Archive for July, 2014

p.txtMartyn Hesford’s writing credits include a television bio-pic of Kenneth Williams and, although no-one actually talks in Polari in this new comedy, he extends a line of gay humour which stretches from Julian and Sandy in the 1960s through Larry Grayson to Julian Clary. In other words, Hesford extracts most of his laughs from mocking exaggerated stereotypes, but, sadly, the comedy is shallow and lacking in the kind of insight found in, for example, Kevin Elyot’s soon to be revived My Night With Reg, which features similar characters and situations. Marcus (Michael Begley) is boring, fussy about stains on his John Lewis carpet and touchy about his expanding paunch; understandably, his partner of 20 years, Colin (Owen Sharpe) has turned to drugs. They have moved recently to a cottage in Hampshire and their solitude is interrupted by the unexpected arrival of a gruff businessman, Steven (Michael Feast) with his promiscuous and very camp 18 year old toy boy, Jamie (Alex Lawther). The two couples had met on a cruise a year earlier and enjoyed each other’s company in every sense. The visitors also bring in tow Steven’s slutty and coarse ex-wife, Wendy, played with relish by Michelle Collins, who looks as if she could well build a fruitful post-soap career in theatre. Hesford offers a flimsy explanation for Wendy’s presence, but, in effect, she is little more than a catalytic device for getting the comedy moving. It would be dishonest to deny that a lot of what follows is very funny, particularly when Collins is in full drunken flow during the raucous second act, but the absence of any real depth leads to a guilty feeling whilst laughing, like when watching an old episode ‘Allo, ‘Allo. Intermittently entertaining this play is for sure, but, if there were to be any suggestion that these irksome characters represent 21st Century gay lifestyles accurately, it could be enough to nudge even the most liberal minded of Hampstead audiences in the direction of homophobia.

Performance date: 8 July 2014

Attachment-1-3Ivan Turgenev’s novel Fathers and Sons first appeared in 1862, preceding Chekhov’s greatest plays by more than 30 years, yet Brian Friel’s adaptation is marked by the same feelings of wistfulness and melancholy as those plays. The setting is rural Russia on the estates of aristocratic landowners, but, whereas Chekhov used similar settings to depict a social order in terminal decline and on the cusp of being overturned, Turgenev sees the emergence of revolutionary forces which will make waves, but ultimately leave the status quo intact. There is much talk of disturbing “the natural order of things”, but not displacing it and, taking a longer view of history from a modern day perspective, perhaps Turgenev got it right and even the 1917 Revolution was no more than a temporary blip. Arkady and Bazarov are close friends who return together from university in St Petersburgh to their family homes, both claiming to be nihilists, without agreeing with each other on the word’s definition. Arkady cannot entirely detach himself from his heritage and bonds of affection, but Bazarov, a brilliant student and radical thinker, is dispassionate towards his family and lovers, until he meets the lovely widow Anna and finds it impossible to rein in his emotions. There are flaws in the narrative which emanate from the novel itself and from condensing it, but Friel’s script is rich with insight and wit. There can be no complaints about Lindsey Turner’s production – she strikes the perfect balance between pathos and humour, paying great attention to detail and her casting choices are impeccable. Tim McMullan shines as Arkady’s Uncle Pavel, debonair, droll, waspish and the staunchest defender of the established order. Seth Numrich, the American actor who was so good in Sweet Bird of Youth at the Old Vic last year, impresses again with his commanding stage presence as Bazarov, showing us the inner turmoil beneath the character’s outward fervour. Joshua James is a naive and impressionable Arkady, devoted and loyal, but rueful that he lacks both the intellect and dynamism of his friend. As the two fathers, Anthony Calf and Karl Johnson are loveable eccentrics, both touching us as they face their families’ ordeals. The set, built almost entirely from planks of wood, is magnificent, rounding off what is a highly accomplished work of theatre.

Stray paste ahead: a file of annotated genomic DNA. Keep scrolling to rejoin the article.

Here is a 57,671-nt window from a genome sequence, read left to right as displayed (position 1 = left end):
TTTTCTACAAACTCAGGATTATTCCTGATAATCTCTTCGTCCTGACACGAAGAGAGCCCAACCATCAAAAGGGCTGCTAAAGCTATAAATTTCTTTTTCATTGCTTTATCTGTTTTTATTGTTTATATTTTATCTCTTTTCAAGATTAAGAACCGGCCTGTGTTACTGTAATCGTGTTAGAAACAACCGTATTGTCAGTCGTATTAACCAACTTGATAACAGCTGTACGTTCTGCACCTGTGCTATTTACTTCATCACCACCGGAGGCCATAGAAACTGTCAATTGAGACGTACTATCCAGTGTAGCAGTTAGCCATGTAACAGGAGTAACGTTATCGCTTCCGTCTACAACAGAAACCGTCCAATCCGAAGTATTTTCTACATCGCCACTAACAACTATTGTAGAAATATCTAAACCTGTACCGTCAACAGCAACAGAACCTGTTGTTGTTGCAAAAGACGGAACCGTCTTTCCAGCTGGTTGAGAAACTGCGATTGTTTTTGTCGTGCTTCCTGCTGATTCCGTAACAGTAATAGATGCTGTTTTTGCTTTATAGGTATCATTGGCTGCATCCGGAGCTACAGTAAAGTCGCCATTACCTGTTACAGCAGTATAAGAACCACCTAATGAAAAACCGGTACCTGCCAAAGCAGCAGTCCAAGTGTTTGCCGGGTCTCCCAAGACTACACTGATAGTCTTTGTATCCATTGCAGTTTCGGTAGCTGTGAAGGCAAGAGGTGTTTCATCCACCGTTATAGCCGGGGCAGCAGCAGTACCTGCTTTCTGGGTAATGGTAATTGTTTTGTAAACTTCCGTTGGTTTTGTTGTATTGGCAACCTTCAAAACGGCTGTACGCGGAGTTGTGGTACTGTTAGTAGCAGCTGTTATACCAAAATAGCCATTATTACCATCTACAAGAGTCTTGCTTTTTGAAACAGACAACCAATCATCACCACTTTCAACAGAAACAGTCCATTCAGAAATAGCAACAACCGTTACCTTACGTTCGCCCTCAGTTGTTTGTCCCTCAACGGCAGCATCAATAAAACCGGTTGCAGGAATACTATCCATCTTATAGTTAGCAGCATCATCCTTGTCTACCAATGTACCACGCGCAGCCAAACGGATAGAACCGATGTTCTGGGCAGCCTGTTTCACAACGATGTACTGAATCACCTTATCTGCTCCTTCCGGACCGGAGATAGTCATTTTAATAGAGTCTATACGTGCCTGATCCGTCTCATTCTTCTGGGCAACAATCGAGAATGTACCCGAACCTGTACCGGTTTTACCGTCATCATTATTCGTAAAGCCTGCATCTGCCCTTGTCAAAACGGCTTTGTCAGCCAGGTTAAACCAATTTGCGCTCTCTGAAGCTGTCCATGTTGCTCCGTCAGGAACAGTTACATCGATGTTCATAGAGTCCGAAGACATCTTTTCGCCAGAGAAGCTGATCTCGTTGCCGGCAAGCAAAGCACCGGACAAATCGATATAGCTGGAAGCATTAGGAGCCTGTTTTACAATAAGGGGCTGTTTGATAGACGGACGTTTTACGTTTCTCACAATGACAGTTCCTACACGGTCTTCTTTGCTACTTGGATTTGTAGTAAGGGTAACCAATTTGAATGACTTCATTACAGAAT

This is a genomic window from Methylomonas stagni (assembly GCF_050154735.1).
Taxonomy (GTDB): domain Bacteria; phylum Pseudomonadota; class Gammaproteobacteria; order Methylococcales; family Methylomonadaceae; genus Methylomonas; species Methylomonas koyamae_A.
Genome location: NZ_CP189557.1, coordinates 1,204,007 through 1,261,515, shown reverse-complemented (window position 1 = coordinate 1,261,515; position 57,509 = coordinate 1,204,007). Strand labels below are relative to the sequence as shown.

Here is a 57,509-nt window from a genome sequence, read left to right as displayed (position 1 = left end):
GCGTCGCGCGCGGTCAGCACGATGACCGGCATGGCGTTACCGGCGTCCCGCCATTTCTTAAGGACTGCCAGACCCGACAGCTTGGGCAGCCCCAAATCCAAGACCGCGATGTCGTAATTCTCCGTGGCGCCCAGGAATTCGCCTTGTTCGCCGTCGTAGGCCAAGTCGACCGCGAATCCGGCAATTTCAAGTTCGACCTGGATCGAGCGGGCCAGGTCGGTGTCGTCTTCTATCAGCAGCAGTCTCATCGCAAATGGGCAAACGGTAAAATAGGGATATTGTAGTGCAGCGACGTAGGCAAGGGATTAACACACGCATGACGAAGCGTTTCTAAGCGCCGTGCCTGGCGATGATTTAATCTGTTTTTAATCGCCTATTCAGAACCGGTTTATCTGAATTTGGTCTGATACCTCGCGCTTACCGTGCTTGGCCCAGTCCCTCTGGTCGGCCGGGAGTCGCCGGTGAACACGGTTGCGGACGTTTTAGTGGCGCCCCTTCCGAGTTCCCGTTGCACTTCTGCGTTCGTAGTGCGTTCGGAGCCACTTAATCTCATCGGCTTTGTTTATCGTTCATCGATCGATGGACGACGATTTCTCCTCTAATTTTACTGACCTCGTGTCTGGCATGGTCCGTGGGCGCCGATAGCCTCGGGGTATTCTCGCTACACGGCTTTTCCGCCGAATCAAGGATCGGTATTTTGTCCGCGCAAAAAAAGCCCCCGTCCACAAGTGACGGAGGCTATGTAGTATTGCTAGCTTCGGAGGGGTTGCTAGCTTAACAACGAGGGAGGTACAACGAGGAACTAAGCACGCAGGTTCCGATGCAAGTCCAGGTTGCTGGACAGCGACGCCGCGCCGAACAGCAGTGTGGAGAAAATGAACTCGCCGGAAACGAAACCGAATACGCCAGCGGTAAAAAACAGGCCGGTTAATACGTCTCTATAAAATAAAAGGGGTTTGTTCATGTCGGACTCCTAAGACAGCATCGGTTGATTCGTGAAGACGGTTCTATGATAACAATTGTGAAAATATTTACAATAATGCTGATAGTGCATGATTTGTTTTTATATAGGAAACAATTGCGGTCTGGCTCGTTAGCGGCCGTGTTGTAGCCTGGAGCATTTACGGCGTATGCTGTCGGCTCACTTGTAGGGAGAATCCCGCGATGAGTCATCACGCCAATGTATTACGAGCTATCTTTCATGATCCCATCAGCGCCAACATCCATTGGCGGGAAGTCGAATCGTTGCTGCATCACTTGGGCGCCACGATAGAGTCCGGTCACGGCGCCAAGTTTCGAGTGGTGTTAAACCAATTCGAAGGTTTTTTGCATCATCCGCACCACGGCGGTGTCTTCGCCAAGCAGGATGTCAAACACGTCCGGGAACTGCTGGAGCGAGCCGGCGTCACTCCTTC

Performance date: 4 July 2014

This review was originally written for The Public Reviews:

In a world where shoals of cod can sing in a 17,000 point harmony and whales can communicate with each other across thousands of undersea miles, the human race struggles to make itself heard, blocked by censorship and inarticulacy. Fine Chisel has devised this musical entertainment, building upon these themes in a loosely linked story which moves between a marine biology station off the Alaskan coast to a pirate radio ship in the North Sea. Set very vaguely in the early 1960s, the story concerns Ted (Robin McLoughlin), an academic who is researching marine mammal bioacoustics, living a solitary life and obsessed with tracking singing whales across the Bering Sea. He is able to distinguish between the accents of individual whales, but, impaired by a brain tumour, he has difficulty in finding words to pass on his knowledge to his student, Fiona (Holly Beasley).  Fiona is more obsessed with human communication and, springing from an aversion to the BBC’s Light Programme (something like the modern Radio 2), she establishes an illegal radio station to broadcast whatever she chooses. However, when she airs provocative views and reads extracts from the then banned Lady Chatterley’s Lover, Ted tries to persuade her that she would be more suited to a sedate job in Belgium. This bizarre narrative provides a framework and ambience to showcase some lively music, which is themed on the life aquatic, ranging from emulating whale noises to rocking a pirate boat. George Williams plays guitar and provides vocals, Tom Spencer plays banjo and percussion and Carolyn Goodwin also vocalises and plays woodwind, contributing some outstanding jazz saxophone segments. Beasley adds a couple of dances to add to the entertainment, showing little regard for the lecture room setting, surrounded by blackboards and charts. Dumbstruck is, in essence, about connectivity, yet, itself, it does not quite connect to make a coherent whole. Nonetheless, if not taken too seriously, it provides an unusual and pleasantly entertaining evening.